• Reproductive Failure of Landlocked Atlantic Salmon from New York's Finger Lakes: Investigations into the Etiology and Epidemiology of the “Cayuga Syndrome”

      Fisher, J.P.; Spitsbergen, J.M.; Rodman, G.; symula, j. (American Fisheries Society, 1995)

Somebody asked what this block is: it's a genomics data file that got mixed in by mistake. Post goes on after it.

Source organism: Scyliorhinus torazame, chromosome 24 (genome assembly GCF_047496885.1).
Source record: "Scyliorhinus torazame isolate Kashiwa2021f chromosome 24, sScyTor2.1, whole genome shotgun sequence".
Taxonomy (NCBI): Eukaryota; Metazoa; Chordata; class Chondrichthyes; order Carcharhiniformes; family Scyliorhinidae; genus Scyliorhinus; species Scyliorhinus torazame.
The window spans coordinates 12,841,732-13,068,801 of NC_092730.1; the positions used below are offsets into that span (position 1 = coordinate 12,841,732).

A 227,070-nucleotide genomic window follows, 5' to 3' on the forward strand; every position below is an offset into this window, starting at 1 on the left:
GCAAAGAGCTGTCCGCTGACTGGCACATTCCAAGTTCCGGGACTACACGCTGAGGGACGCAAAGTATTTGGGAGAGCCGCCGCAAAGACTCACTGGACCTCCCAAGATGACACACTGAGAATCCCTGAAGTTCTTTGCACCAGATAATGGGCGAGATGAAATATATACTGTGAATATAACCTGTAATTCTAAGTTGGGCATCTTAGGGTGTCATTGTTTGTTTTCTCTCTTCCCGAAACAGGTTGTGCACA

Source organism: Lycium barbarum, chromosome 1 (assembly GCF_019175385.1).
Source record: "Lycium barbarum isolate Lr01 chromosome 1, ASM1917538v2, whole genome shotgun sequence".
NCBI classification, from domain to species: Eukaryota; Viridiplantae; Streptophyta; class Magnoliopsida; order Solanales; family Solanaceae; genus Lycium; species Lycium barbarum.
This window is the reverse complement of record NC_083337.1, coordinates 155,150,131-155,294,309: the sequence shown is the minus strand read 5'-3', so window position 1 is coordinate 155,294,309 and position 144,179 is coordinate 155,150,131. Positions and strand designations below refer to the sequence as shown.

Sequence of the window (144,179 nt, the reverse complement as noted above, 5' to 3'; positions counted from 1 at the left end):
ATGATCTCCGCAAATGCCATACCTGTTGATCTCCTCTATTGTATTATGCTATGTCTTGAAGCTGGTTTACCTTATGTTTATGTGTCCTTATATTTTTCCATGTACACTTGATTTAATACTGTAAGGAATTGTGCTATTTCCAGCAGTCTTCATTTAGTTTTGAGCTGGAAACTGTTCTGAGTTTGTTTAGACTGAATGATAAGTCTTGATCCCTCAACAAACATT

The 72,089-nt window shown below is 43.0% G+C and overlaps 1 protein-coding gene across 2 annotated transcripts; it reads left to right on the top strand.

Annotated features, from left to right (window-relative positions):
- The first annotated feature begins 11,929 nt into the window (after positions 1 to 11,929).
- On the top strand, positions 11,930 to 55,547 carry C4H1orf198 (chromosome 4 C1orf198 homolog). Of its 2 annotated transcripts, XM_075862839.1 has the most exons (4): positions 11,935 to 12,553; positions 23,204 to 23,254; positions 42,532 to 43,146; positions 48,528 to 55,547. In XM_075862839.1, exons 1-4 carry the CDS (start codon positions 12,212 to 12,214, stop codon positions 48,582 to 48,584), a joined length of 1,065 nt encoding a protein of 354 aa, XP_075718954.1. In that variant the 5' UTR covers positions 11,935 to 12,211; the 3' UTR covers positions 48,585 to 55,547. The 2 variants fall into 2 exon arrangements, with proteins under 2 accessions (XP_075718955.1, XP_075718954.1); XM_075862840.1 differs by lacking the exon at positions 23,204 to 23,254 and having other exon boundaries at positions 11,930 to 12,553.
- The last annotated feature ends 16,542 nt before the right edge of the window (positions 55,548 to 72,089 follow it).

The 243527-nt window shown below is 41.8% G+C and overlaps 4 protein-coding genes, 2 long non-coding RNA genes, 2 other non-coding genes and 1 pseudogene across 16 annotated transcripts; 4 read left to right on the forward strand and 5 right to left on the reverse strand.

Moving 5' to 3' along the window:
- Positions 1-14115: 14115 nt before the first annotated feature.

We describe a disease syndrome that afflicts larval, landlocked Atlantic salmon Salmo salar from Cayuga Lake, one of central New York's Finger Lakes. Mortality associated with the “Cayuga syndrome” is 98–100%. Death usually occurs between 650 and 850 centigrade degreedays after fertilization, approximately 2–4 weeks before yolk resorption is complete. Although there is minor temporal variation in the onset of the Cayuga syndrome in progeny from individual females, all sac fry eventually succumb. Incubation of embryos and sac fry under constant, ambient, or reduced temperature regimens slightly alters the degree-day timing of syndrome onset, but does not improve survival. Based on mortality rate, manifestation of the Cayuga syndrome has not changed in the past 10 years, even though incubation waters of varying chemistry and temperature have been used. Mortality of the negative control stocks used for these studies never exceeded 10% from hatching to first feeding. Findings from reciprocal crossbreeding experiments indicate the problem is associated with ova only. A noninfectious etiology is indicated by the lack of consistently identifiable fish pathogens from syndrome-afflicted sac fry and by the failure to transmit the condition horizontally. Suspect contaminants were eliminated as potential causative factors. Epidemiological studies on the viability of other Finger Lakes stocks indicate that Atlantic salmon from Keuka and Seneca lakes are also afflicted (100% mortality). yet those from Skaneateles Lake are not. The cause of this syndrome appears to be nutritional.